One day, my husband was doing the laundry and commented, “You have so many pairs of black pants.”
“Leggings,” I countered. “Leggings are not pants.” As the words left my mouth, I realized in horror that I didn’t own a single pair of real pants.
Like everyone else at some point, I have blithely complained that I don’t have anything to wear. Suddenly, it had actually become true. How did I let this happen?
I’ve always worn my personal style with conviction, all the way back to the charm necklaces and friendship pins of my youth. In my teens it was thrift store sweaters and Doc Martens—in my 20s, pastels and vintage heels. Whether it was a good look or a bad one, it just felt right.
Until it didn’t. Thinking back, the slow slide happened over a few years. I spent most of my 20s stepping in front of a MuchMusic camera every day and when I stopped, I embraced the freedom of not having to cultivate a daily look. I dropped makeup and combing my hair and began travelling, living out of a bag. My rotation of outfits became tiny. A few cotton dresses in Paris; lightweight shirts and pants for Indonesia and Mali.
Between trips, I began working alone in my home office. I spent five years writing at my desk. Unthinkingly, I winnowed my wardrobe down to outfits that were as close to pyjamas as I could get.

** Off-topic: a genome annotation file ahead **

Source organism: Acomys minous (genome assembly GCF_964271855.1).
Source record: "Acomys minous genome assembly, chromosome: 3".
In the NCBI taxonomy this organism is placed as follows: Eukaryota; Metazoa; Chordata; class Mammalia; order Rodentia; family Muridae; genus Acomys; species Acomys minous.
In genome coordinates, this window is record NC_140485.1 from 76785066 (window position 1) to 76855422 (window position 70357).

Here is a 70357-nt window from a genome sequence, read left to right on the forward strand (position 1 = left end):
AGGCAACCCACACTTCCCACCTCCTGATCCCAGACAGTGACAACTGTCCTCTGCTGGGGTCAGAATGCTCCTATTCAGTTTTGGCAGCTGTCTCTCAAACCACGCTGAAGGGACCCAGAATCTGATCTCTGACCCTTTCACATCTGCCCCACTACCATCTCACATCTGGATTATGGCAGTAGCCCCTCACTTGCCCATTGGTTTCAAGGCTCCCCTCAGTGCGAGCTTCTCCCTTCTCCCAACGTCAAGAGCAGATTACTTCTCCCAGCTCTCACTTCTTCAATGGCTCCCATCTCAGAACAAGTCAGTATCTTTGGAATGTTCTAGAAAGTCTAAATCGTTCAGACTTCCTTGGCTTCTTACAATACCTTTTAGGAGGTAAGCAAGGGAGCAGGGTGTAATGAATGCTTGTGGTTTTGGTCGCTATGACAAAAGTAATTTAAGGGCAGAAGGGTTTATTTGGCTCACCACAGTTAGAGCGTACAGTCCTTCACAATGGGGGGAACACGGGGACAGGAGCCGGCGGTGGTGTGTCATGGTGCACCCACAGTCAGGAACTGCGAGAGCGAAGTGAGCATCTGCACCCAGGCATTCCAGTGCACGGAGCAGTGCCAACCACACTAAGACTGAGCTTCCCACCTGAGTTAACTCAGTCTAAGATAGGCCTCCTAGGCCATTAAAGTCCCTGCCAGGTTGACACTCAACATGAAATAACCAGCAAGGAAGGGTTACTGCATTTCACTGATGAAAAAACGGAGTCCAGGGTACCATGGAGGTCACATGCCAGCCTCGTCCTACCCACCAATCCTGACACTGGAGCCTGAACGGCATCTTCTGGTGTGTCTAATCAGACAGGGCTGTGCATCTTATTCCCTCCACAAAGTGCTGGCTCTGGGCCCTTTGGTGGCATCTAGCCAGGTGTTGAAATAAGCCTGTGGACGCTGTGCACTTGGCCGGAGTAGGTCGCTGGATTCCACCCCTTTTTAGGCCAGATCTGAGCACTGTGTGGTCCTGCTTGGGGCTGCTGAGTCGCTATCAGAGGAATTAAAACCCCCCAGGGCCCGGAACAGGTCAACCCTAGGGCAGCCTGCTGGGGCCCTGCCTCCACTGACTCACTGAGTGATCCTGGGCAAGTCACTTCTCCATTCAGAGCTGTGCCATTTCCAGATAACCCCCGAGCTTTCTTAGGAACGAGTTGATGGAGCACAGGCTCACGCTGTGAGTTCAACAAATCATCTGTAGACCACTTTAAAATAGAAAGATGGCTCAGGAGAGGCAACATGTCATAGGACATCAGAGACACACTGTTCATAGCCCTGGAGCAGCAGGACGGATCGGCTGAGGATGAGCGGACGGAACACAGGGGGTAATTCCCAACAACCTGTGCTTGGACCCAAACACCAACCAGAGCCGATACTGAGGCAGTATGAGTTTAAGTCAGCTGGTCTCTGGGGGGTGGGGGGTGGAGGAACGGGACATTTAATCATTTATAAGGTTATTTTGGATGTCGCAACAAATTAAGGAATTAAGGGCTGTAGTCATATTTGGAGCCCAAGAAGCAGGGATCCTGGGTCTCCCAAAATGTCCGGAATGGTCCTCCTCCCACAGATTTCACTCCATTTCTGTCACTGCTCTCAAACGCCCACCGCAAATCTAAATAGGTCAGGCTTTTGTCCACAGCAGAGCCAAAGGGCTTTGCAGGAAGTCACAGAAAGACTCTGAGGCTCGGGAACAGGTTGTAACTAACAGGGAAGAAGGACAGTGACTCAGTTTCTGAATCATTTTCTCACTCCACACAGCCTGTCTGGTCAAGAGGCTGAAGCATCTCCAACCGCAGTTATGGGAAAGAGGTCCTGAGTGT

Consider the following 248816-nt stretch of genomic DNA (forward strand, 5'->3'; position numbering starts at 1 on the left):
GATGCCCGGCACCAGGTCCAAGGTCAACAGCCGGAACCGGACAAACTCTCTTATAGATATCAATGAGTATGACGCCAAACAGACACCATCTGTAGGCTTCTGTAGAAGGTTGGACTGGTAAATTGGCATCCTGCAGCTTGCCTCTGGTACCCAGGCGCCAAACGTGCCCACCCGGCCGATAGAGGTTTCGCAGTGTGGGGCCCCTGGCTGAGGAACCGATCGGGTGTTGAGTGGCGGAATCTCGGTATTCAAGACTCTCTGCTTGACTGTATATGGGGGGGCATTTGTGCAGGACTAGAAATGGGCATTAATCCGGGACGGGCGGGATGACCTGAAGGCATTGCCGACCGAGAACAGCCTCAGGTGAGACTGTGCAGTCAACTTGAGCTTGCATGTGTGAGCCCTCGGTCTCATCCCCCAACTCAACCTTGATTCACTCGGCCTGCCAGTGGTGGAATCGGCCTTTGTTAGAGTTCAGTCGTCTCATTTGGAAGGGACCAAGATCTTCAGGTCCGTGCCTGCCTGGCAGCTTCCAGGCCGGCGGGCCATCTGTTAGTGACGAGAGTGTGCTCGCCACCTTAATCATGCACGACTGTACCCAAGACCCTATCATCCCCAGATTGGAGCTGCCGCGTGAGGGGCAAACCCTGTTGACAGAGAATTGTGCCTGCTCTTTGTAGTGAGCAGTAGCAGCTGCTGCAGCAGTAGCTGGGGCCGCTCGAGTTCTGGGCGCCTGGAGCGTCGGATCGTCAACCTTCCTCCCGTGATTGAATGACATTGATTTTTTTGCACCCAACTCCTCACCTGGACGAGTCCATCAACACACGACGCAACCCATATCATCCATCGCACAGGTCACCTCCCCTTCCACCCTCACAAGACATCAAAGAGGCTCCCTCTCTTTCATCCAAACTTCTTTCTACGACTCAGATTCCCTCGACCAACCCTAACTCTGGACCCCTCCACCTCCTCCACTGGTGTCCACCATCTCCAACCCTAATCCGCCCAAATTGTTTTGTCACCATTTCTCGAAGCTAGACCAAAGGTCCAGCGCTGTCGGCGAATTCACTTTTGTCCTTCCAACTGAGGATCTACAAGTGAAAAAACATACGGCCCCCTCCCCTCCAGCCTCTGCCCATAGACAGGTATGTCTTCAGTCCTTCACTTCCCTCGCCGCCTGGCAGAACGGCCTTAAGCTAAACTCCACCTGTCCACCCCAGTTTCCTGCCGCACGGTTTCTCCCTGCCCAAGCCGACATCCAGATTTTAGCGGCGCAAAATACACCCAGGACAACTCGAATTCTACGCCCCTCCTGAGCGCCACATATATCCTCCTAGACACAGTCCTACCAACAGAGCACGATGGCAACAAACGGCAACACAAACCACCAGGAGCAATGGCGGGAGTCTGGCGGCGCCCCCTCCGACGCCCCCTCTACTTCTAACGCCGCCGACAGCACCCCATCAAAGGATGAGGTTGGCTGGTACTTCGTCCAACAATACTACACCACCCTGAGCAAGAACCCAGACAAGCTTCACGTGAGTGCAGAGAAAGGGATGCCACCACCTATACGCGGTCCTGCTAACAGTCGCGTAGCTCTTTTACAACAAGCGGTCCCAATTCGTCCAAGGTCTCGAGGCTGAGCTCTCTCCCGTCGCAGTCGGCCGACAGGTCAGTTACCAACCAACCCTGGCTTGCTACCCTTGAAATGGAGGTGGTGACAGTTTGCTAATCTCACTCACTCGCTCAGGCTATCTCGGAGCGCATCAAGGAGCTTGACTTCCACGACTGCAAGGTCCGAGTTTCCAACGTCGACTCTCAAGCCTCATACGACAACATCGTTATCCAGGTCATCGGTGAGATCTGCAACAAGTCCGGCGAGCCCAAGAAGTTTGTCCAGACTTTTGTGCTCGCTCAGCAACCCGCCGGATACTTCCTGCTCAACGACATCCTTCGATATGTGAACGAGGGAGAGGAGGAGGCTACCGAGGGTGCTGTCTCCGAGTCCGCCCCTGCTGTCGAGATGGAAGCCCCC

Then finally, a few months ago, the mother of all style implosions–I had a baby. Becoming a mom doesn’t mean you lose your innate sense of style, but you do lose your waistline. For me, my upper arms became particularly pregnant. My body morphed every day. How do you dress for that?
It was a slow unravelling but when I realized what had happened, it was too late. I had no pants.
As I considered a complete overhaul, I realized it wasn’t just about clothes. My entire identity had changed—my feelings, my priorities, my life. My clothes simply hadn’t caught up.
The way out of this rut wasn’t to shop, it was to know myself. Shopping is pointless if you don’t know who you’re shopping for.
If I want to truly be comfortable in my clothes, they need to feel like they belong to me. I have to feel at least a little bit connected to them and they have to reflect who I really am.
Investing in a wardrobe doesn’t require both time and money (just one should do). But it also calls for patience and a few basic rules.
First, I decided upon a uniform to make daily dressing easier. As we know from every fashion icon in history, having a signature look is the way to go. I thought about what I love (denim, nautical stripes, ankle boots) and started there.
I also needed a fashion mentor. I admire the personal style of women such as Sofia Coppola, Zooey Deschanel and Alexa Chung. An acronym like WWACW (“What Would Alexa Chung Wear?”) is good for weeding out terrible items put on in moments of weakness.
And finally, I had to embrace change. Aging isn’t bad. It’s an opportunity to wear things I wouldn’t have five years ago. I never gravitated toward classic styles in my youth but now I love a prim button-down shirt, a trench coat and simple straight hair. (Younger types should reverse that advice—crazy clothes always look great on baby faces.)
As I continue to rehab my withered wardrobe, I will cut myself some slack because when life is really hectic, fashion can be the last thing on anyone’s mind. Clothes don’t make the woman—that goes without saying. Still, there will always come a time when you have to give a speech or go on a job interview. Scrambling for a special event is a pain. It’s better to wear clothes you love every day. For me, that includes real pants.